Green cover for 2015
Green cover for 2015

I think that I have now surpassed Harry Potter…at least, in number of volumes.  Here’s the entire set, all fanned out:

There are (Adria's age + 1) books
There are (Adria’s age + 1) books

And the full stack, with Amanda’s hands for scale (thanks to Amanda for being my hand model…this photo is tricky enough with two hands):

A full deck
A full deck

Just like I noted in my 2015 postmortem post, 2014 appears to be the peak.  The 2015 book is not as thick as last year’s book.  Here are the page counts:

  • 2008: 124 pages
  • 2009: 350 pages
  • 2010: 460 pages
  • 2011: 625 pages
  • 2012: 552 pages
  • 2013: 594 pages
  • 2014: 726 pages
  • 2015: 659 pages

In 2015 I started using a lot more large images, so that probably puffed up the page count a bit.  The grand total is: 4,090 pages!

Here is a quick flip-through, just to give a feel for what it looks like on the inside.  Thanks again to my hand model (cheesy background music because it’s otherwise silent). smile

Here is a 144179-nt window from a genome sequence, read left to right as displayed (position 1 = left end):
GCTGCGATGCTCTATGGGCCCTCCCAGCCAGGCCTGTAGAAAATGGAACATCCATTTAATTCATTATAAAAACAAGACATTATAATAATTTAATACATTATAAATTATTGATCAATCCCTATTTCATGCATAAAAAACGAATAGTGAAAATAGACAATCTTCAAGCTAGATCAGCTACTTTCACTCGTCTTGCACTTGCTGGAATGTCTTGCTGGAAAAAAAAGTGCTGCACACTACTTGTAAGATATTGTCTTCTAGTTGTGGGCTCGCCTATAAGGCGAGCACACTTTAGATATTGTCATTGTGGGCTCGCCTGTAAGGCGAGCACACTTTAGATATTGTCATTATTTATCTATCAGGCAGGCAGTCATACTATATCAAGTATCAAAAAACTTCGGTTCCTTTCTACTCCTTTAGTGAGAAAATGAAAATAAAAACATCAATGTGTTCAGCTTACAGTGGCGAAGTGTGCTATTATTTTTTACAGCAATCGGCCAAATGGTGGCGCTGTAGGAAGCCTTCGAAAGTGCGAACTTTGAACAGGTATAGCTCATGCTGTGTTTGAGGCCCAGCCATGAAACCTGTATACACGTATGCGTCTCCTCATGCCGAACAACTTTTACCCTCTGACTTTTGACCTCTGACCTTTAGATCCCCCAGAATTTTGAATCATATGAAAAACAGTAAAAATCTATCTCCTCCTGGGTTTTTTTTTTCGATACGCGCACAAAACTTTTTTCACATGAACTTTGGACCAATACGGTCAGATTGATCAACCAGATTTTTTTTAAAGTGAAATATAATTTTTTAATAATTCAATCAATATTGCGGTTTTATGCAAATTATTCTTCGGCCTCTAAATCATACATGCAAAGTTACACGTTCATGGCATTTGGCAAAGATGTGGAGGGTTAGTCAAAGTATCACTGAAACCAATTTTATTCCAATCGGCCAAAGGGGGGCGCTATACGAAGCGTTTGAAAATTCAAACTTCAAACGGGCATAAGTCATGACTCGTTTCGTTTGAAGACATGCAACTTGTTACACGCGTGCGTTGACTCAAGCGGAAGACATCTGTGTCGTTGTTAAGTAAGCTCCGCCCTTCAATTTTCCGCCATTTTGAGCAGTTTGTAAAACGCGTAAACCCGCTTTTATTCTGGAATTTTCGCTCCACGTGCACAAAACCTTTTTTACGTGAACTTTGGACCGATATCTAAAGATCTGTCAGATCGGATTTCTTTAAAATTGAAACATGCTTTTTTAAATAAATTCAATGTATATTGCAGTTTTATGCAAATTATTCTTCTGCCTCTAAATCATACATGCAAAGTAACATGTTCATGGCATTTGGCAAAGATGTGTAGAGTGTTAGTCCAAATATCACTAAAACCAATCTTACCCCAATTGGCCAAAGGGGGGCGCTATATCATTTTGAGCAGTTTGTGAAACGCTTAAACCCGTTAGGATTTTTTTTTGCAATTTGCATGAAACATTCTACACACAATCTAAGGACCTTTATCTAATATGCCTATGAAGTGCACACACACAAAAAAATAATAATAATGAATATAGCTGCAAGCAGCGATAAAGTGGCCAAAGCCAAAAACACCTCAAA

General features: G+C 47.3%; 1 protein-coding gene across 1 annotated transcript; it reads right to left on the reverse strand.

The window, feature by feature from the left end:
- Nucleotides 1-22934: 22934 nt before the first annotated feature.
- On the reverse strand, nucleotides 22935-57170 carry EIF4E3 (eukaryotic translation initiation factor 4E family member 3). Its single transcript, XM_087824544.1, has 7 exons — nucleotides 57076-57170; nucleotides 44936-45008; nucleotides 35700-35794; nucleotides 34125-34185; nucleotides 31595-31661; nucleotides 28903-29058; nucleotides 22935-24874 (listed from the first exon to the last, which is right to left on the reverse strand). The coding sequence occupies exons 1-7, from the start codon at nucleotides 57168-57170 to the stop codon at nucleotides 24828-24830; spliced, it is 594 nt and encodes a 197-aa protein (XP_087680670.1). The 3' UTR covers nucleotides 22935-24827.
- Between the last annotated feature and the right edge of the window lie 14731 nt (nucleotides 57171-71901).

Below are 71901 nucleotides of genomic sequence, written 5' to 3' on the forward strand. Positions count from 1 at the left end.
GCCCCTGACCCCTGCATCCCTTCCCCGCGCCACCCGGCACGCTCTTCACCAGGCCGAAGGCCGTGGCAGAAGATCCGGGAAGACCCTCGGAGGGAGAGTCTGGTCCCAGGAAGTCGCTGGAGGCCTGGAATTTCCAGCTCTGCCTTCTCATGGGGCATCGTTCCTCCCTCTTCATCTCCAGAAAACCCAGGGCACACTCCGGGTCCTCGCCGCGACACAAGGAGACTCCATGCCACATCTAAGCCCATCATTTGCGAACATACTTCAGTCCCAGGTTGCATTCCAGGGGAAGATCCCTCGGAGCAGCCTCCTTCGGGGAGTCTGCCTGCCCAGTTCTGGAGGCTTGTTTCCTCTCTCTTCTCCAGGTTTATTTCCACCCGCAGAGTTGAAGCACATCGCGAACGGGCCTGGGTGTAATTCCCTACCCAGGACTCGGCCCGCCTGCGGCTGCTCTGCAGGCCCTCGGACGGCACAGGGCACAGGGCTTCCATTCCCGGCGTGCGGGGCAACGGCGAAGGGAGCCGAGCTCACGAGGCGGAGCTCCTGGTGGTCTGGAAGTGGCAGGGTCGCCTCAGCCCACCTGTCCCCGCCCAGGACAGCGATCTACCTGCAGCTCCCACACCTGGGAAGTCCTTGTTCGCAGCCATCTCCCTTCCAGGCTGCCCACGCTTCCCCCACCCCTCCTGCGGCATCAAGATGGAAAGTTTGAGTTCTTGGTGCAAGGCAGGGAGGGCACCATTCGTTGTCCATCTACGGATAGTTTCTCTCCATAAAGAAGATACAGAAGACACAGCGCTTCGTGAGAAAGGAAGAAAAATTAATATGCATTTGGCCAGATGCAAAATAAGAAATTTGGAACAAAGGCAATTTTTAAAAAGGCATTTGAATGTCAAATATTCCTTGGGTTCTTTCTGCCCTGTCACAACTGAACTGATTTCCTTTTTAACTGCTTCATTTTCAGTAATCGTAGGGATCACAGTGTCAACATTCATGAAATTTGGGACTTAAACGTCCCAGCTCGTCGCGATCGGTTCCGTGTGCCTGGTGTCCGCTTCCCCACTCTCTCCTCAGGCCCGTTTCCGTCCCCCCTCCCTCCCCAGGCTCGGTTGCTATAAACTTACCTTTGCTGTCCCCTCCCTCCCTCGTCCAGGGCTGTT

So here’s the long story, made short: Adria stepped on my left hand about a week ago, and broke my ring finger.  It will be in a splint for at least another 6 weeks. sad

It has been over a week since this happened.  X-rays have been taken and the finger is all splinted up and on the way to healing, so I think I’m finally ready to talk about it. cool

Last Wednesday night, September 14th, I turned on the kids’ bathroom light for teeth-brushing, and there was a spider hanging from the ceiling on an invisible web (a lot like this one).  Cute little thing, and we don’t freak out about spiders around here.  We caught it in a plastic cup, watched him for a while, and then Adria took him outside.  So far, so good. mindblown-alt